When Is A Kiss Not A Kiss

Fredrick Hudgin

© Copyright 2022 by Fredrick Hudgin

Photo courtesy of the author.
Photo courtesy of the author.

I taught my first data processing officer course at the Army Institute of Administration at Fort Harrison, Indiana, after being a second lieutenant for all six months. My class of 29 officers varied in rank from second lieutenant up to lieutenant colonel. We were a few days into their introduction to the COBOL computer programming language. Many of the young officers already had computer programming while in college. Those young men and women charged ahead with energy and easy success. The older officers struggled.

The army had decided all of its officers, especially combat officers, had to have a second, noncombat, specialty. The data processing officer course was the plum that everyone tried to get. The problem was those senior officers were no longer detail-oriented. They had grown very used to making decisions and then delegating the details to their staff. The detail-oriented parts of their brains had gotten a little rusty from un-use, and computer programming is very detail-oriented.

Those captains, majors, and the lieutenant colonel had trouble accepting that the lieutenants could excel at something while they, as older officers, could not. So they tried harder.

They were making all of the mistakes that new programmers make. Their solutions were too complicated. They would box themselves into a blind alley with their program logic and couldn’t figure out how to fix it. They should have corrected their design and then re-coded. What they did was add to what they had already written, making it more and more complicated. A bad design can never become a good program.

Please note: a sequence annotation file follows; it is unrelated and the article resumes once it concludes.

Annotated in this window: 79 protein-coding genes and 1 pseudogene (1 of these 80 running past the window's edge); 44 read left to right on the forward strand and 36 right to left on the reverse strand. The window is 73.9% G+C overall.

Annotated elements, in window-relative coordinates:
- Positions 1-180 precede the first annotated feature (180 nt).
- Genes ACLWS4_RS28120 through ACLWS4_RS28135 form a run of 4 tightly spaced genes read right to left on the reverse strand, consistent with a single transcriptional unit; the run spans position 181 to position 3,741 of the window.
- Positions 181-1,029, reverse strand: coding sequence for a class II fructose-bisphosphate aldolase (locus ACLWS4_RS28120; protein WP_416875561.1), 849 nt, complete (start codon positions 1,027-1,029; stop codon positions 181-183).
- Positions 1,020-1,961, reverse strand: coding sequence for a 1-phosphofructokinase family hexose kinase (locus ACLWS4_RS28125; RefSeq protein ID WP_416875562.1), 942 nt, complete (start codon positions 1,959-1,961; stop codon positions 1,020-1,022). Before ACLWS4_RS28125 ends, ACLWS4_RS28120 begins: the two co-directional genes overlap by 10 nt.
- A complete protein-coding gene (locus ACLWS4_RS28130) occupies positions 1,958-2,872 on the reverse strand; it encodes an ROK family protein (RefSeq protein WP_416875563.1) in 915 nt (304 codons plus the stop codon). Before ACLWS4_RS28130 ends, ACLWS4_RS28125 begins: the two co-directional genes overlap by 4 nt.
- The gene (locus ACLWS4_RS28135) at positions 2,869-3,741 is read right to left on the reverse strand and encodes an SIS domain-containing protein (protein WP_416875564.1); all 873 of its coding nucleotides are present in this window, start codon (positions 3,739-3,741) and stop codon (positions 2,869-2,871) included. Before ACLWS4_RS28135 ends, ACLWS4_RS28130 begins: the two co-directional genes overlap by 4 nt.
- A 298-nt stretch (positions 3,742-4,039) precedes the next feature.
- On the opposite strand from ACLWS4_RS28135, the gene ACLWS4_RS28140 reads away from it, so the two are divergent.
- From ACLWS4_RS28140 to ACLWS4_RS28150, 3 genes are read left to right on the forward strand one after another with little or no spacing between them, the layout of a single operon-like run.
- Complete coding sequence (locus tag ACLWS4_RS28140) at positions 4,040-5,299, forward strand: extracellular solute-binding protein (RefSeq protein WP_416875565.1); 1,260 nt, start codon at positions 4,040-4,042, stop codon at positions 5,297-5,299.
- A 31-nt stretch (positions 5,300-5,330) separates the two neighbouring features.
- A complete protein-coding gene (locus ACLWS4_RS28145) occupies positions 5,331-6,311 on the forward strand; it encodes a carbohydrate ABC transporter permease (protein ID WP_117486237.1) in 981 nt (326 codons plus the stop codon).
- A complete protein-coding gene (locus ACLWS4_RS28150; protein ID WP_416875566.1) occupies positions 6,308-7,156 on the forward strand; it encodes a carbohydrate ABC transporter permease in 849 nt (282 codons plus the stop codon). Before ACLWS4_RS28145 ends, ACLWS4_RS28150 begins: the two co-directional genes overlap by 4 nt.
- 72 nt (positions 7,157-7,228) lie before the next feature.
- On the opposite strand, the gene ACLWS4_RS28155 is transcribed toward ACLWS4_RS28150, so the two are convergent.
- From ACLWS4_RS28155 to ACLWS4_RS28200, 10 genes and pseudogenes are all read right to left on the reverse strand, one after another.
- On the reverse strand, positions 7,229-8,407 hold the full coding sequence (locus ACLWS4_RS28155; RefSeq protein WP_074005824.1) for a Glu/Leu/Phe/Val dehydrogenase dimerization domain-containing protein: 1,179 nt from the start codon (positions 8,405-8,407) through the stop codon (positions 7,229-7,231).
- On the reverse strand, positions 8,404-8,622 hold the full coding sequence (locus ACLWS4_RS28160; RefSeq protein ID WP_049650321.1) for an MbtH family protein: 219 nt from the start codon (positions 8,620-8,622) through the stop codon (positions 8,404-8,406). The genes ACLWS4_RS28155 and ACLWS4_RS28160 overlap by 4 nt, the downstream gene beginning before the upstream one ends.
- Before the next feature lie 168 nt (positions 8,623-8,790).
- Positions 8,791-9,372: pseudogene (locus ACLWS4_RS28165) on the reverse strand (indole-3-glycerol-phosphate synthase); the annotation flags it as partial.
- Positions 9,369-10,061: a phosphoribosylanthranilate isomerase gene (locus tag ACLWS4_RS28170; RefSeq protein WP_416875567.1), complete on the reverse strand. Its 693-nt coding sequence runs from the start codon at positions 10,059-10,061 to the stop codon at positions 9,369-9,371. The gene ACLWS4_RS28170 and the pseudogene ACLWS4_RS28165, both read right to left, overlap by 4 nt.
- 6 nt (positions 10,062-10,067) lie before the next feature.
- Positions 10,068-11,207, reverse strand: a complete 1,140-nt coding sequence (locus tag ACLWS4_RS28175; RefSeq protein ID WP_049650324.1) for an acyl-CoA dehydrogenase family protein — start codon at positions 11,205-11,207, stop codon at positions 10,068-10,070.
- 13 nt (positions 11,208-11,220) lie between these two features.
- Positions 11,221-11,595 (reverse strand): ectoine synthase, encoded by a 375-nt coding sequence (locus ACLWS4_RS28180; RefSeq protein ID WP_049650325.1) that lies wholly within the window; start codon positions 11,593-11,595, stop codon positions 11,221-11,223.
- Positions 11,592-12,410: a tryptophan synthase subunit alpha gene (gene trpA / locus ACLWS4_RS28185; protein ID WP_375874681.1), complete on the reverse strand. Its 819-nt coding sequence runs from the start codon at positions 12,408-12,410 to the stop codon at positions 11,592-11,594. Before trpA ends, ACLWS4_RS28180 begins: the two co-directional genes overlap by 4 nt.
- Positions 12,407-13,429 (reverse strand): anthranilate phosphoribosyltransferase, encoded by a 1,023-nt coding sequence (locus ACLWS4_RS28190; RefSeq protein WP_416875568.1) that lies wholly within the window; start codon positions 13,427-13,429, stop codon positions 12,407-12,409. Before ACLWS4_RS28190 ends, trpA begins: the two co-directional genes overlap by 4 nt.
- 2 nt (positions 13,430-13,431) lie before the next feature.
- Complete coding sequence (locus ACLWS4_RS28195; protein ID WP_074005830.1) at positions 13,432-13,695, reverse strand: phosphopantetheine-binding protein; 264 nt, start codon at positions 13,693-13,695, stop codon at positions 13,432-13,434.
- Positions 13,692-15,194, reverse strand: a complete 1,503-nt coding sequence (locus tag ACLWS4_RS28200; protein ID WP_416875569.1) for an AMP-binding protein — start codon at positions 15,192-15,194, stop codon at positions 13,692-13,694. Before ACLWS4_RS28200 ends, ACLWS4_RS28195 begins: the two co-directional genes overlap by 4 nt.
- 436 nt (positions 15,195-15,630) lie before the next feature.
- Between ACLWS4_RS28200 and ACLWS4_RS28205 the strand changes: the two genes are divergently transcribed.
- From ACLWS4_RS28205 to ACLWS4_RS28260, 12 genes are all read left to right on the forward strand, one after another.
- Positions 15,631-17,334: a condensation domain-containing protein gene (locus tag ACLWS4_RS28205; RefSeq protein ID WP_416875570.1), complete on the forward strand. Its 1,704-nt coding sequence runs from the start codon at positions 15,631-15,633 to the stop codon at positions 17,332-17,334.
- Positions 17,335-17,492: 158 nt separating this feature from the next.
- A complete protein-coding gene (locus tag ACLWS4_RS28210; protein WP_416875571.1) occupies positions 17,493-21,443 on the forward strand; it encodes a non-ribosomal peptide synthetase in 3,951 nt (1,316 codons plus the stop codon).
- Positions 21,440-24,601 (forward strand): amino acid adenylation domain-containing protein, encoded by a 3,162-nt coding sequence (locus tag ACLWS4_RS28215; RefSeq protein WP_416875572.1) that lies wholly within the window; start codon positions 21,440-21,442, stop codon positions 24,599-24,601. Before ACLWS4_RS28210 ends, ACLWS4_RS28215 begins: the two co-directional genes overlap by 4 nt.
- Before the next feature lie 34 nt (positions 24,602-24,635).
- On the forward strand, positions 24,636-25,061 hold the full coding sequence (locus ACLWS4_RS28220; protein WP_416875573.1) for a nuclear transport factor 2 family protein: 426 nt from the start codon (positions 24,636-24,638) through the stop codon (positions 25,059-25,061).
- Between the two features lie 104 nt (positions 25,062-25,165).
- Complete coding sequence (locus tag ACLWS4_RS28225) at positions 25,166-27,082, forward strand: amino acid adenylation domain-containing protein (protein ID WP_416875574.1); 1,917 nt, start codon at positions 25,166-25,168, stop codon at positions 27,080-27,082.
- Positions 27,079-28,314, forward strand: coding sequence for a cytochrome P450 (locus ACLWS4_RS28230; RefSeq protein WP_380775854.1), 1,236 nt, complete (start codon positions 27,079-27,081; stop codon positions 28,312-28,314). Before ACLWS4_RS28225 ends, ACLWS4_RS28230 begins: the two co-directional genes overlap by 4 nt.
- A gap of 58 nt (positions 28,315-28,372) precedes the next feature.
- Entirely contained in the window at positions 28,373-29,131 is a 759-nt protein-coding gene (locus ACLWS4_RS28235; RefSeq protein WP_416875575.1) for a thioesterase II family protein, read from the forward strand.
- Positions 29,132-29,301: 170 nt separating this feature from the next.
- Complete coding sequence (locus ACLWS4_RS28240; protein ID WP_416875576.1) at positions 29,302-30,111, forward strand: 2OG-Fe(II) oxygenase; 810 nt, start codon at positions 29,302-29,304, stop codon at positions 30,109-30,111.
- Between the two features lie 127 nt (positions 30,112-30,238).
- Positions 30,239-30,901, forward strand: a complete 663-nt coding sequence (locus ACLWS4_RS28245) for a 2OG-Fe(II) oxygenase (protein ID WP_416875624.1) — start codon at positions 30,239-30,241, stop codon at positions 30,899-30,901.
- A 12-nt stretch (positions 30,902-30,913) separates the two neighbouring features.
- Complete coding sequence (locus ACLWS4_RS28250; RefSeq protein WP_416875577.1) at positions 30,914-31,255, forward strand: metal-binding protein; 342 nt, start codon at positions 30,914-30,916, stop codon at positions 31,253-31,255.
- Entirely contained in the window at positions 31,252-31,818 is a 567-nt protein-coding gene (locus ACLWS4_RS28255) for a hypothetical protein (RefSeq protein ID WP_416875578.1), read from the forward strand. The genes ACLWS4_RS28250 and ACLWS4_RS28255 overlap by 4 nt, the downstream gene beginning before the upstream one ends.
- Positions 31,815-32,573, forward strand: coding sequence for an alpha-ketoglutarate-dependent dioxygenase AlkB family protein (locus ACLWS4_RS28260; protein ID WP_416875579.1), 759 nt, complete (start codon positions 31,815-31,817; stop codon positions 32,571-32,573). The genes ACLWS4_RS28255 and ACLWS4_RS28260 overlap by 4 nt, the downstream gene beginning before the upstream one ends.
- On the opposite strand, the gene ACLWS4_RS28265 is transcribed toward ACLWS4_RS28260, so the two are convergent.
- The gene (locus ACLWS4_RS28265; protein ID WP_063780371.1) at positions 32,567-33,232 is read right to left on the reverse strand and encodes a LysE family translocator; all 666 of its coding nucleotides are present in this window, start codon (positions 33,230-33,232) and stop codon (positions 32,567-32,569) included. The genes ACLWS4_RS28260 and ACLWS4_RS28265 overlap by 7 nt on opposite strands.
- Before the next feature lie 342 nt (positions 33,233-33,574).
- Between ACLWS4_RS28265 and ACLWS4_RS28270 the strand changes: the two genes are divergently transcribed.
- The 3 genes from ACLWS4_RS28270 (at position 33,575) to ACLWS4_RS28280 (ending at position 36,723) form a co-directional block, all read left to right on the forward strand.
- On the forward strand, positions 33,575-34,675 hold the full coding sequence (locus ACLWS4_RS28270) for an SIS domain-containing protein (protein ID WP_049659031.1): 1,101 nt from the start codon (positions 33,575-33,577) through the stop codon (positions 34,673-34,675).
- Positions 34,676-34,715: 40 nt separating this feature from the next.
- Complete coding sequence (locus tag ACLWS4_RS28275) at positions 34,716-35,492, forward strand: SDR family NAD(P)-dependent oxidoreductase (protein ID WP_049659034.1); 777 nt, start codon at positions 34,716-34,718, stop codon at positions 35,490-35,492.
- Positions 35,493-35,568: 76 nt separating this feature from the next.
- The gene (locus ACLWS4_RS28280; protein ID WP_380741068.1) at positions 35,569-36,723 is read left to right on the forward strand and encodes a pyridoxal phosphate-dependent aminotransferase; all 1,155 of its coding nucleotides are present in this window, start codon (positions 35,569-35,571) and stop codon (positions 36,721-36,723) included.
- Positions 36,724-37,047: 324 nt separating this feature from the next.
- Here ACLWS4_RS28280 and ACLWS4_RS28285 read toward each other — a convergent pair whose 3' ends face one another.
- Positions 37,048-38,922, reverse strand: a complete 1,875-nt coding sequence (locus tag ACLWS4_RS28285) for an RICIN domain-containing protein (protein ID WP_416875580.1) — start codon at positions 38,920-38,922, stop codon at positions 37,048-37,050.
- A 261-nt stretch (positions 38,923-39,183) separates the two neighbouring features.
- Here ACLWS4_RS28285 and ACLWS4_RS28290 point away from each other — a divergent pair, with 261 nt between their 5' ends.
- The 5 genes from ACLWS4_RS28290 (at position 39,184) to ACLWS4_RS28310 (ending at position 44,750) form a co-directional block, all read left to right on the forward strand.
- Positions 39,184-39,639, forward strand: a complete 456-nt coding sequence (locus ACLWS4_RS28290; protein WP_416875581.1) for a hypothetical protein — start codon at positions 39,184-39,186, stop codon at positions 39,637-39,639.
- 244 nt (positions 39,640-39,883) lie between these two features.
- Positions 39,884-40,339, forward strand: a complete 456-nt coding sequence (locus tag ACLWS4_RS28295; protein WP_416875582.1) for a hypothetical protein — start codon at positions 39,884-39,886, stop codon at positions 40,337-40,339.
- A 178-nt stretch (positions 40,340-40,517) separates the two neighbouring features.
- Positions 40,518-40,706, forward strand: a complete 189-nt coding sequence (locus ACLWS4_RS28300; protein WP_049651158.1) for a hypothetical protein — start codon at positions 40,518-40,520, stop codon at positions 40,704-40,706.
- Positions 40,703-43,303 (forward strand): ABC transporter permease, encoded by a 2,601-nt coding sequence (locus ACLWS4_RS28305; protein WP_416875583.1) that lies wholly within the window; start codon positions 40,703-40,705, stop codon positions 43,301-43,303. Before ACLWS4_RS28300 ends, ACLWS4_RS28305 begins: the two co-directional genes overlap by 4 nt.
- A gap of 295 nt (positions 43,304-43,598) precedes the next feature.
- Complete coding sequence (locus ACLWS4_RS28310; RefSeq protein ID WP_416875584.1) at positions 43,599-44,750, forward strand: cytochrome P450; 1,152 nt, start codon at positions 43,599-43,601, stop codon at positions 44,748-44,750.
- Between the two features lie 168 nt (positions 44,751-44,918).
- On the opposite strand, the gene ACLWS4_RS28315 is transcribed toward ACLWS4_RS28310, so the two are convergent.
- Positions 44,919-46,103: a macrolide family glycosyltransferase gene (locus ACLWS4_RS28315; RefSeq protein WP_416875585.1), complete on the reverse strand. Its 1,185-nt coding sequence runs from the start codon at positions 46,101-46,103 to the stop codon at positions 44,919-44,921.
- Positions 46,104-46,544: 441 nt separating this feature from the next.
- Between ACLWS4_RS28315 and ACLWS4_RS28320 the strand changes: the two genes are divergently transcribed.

Finally, in frustration, I tried to get their attention by using an acronym I had learned in OBC (Officer Basic Course) three months earlier. The army has acronyms for everything, and if you use an acronym, your credibility goes up by at least 50%. People have made a career in the army by creating and using acronyms.

Class,” I announced to them proudly. “Remember the K.I.S.S. principle.”

They all paused from their efforts and looked up at me. I could see in their eyes they were ready for the new second lieutenant to say something dumb. K.I.S.S. meant, Keep It Simple Stupid.

I began my explanation of the phrase. “Keep it simple …” and I stopped as I looked into the eyes of the lieutenant colonel. I knew if I finished the phrase, I would be in deep do-do. There was no way a second lieutenant could get away with calling a collection of captains, majors, and a lieutenant colonel stupid.

The lieutenant colonel looked at me with amusement, clearly wondering how I would salvage my lesson. My pause grew longer and longer, and my face got redder and redder. The whole class became silent. Everyone in the room knew how the acronym ended and knew just as clearly that I had put myself into a spot.

Finally, a captain in the front row raised his hand and finished it for me. “Keep it simple, sir.”

He saved my butt.

I used that acronym in every class I taught after that, always drawing out the suspense of the last word before saying “sir” instead of “stupid.” It got a laugh every time. After those officers graduated and continued their military careers as data processing officers, I hoped they remembered getting KISSed in COBOL class and kept their solutions simple.

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